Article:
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'Indigenous' sense of place and community in a small island: Norfolk Island and the Pitcairn-descendant population

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Ritzau, M (2006) 'Indigenous' sense of place and community in a small island: Norfolk Island and the Pitcairn-descendant population. Honours thesis, University of Tasmania.

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Abstract

This qualitative research project has highlighted a number of issues about islandness relating to identity, place, and belonging. The research examined how certain Pitcaim-descendants mobilise a claim that they are the indigenous population of Norfolk Island. The claim is mobilised from three main positions: they are the first (or is that last?) whole people to settle Norfolk island as a permanent, inter-generational 'homeland'; they have a surviving culture, based on that developed on Pitcaim by their forebears, a culture that continues and evolves; and they maintain their own language. The claim of indigeneity being made manifests in two main subcommunities of Pitcaim-descendant Norfolk Islanders; those making explicit political statements of an 'indigenous identity'; and those making claims implicit in a lived and performed lifestyle - an 'indigenous cultural life'. Both are people 'at home' and engaged with their environment. It is noteworthy that only among the first does the political claim to this particular identity appear to require an opponent (in this case the Australian government) to legitimate the claim for indigenous identity; equally the claim cannot exist without that opponent. The claim implied by those descendants living and performing an 'indigenous cultural life' does not require or contest anything from such a political opposition and so is not engaged in the same political debate.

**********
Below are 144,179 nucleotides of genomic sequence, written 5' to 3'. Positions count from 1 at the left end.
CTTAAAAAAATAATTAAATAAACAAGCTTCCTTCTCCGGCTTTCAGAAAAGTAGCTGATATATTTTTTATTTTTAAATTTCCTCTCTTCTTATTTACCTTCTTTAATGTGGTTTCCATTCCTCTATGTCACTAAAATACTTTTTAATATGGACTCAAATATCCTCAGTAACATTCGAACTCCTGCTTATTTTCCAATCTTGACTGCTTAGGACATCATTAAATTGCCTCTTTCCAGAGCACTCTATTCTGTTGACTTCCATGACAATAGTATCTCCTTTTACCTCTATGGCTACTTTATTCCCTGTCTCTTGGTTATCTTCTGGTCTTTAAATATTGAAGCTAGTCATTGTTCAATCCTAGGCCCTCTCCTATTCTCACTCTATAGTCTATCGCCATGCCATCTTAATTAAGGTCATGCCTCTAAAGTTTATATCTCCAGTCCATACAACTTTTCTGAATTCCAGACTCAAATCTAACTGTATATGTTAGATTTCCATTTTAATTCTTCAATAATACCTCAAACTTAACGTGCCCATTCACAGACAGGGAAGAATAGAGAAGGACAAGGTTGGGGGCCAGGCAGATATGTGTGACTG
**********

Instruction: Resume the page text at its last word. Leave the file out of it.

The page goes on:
Item Type: Thesis (Honours)
Additional Information: Copyright © the Author
Date Deposited: 18 Jul 2011 02:12
Last Modified: 02 Apr 2014 00:26
URI: http://eprints.utas.edu.au/id/eprint/11409
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